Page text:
Max (Anton Yelchin) has been with Evelyn (Ashley Greene) for a while now and they recently decided to move in together, even though Max is hesitant about his relationship with Evelyn in general: she is vegan and forces him to eat vegan, too; she has no understanding or love for horror movies like Max has; and she hates Max’ half-brother Travis (Oliver Cooper) who regularly uses their apartment to sleep with other women. Generally, Evelyn has a pretty clear idea of who Max is supposed to be and Max is not sure he wants to be that person. When he meets Olivia (Alexandra Daddario) who shares all his interests, it is the last push he needed to finally make up his mind and break up with Evelyn. But before he can do so, Evelyn dies. But just because she’s dead doesn’t mean she’s gone.

Burying the Ex has a nice cast, excellent pacing and some good jokes but above all it is a spectacularly sexist crapfest and it’s not even creative sexist dreck.

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Re-Watch: The ‘Burbs (1989)

The ‘Burbs
Director: Joe Dante
Writer: Dana Olsen
Cast: Tom Hanks, Bruce Dern, Carrie Fisher, Rick Ducommun, Corey Feldman, Wendy Schaal, Henry Gibson, Brother Theodore, Courtney Gains, Gale Gordon, Dick Miller, Robert Picardo
Part of: /slash Filmfestival

Plot:
A typical suburban cul-de-sac is disrupted when a new family moves in. A mysterious family that seems to be only awake at night, making loud noises then, a family that doesn’t take care of its lawn or sticks to any of the usual suburban behavior. Their direct neighbor Ray (Tom Hanks) just got some time off. Time he spends starting to obsess about them and trying to find out more, egged on by the other inhabitants on the street.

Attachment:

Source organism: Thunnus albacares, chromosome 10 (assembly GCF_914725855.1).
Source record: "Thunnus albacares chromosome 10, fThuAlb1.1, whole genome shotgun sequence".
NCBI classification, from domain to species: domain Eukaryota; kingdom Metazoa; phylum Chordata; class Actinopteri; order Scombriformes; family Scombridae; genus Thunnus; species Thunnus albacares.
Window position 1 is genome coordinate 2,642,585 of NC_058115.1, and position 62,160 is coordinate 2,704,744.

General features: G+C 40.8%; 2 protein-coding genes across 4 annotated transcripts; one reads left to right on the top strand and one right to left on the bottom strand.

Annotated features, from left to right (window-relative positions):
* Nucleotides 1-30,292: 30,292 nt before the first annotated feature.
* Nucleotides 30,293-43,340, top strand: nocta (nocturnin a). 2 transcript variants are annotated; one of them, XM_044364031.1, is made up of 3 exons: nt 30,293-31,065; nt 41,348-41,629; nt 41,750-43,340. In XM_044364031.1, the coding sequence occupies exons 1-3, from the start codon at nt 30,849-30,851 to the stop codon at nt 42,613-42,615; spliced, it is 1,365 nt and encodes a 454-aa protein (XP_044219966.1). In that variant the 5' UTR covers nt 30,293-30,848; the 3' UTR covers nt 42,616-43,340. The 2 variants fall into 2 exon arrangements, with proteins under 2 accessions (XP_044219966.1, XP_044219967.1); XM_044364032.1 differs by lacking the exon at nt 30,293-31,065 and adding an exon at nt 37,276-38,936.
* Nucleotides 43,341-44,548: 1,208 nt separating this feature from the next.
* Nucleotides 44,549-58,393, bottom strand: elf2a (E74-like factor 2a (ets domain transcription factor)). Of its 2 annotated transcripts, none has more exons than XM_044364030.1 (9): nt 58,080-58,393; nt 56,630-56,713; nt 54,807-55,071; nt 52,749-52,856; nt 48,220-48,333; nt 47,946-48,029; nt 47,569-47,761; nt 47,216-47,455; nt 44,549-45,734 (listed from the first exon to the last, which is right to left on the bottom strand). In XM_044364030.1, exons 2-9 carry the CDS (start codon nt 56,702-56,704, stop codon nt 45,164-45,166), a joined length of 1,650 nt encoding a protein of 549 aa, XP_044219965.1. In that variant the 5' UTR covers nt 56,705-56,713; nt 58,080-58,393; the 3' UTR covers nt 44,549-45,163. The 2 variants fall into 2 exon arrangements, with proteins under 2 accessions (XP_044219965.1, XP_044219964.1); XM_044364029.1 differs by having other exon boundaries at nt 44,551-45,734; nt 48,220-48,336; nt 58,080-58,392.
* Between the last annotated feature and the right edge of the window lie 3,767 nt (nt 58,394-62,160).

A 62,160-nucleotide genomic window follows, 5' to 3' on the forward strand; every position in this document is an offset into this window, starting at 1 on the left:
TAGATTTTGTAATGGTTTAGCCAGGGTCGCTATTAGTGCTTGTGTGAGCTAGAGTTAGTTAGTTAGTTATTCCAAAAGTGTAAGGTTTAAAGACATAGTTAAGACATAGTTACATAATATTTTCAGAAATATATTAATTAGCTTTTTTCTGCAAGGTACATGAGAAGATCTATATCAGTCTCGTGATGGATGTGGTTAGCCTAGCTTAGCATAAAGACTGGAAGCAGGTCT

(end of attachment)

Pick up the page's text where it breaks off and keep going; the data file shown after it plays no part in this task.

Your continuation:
I don’t know how many times I saw this film when I was a child. It was my brother’s favorite film for a while and he did a perfect impression of the “sardines” scene and to this day I can’t look at Tom Hanks without thinking of my brother a bit. So seeing this film for the first time in probably a decade, for the first time in English and without my brother present just wasn’t quite the same thing. It was still very entertaining though.

theburbs

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Explorers (1985)

Explorers
Director: Joe Dante
Writer: Eric Luke
Cast: Ethan Hawke, River PhoenixJason Presson, Amanda PetersonJames CromwellDana Ivey, Robert Picardo, Dick Miller
Part of: /slash Filmfestival

Plot:
Ben (Ethan Hawke) dreams of a circuit board. He makes a drawing and gives it to his technologically well-versed friend Wolfgang (River Phoenix). They are joined by Darren (Jason Presson) and discover that Ben actually dreamt up a spaceship which they immediately start building, of course, and then even flying.

I never saw Explorers when I was a child (I wonder why? I saw so many Dante movies…) and I did feel that I was missing a certain nostalgic point of connection to really enjoy it. But it was a supercute adventure film with a sweet cast and I would watch it again.

explorers

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The Hole (2009)

The Hole
Director: Joe Dante
Writer: Mark L. Smith
Cast: Chris Massoglia, Nathan Gamble, Haley Bennett, Teri Polo,
Bruce Dern, Dick Miller
Part of: /slash Filmfestival

Plot: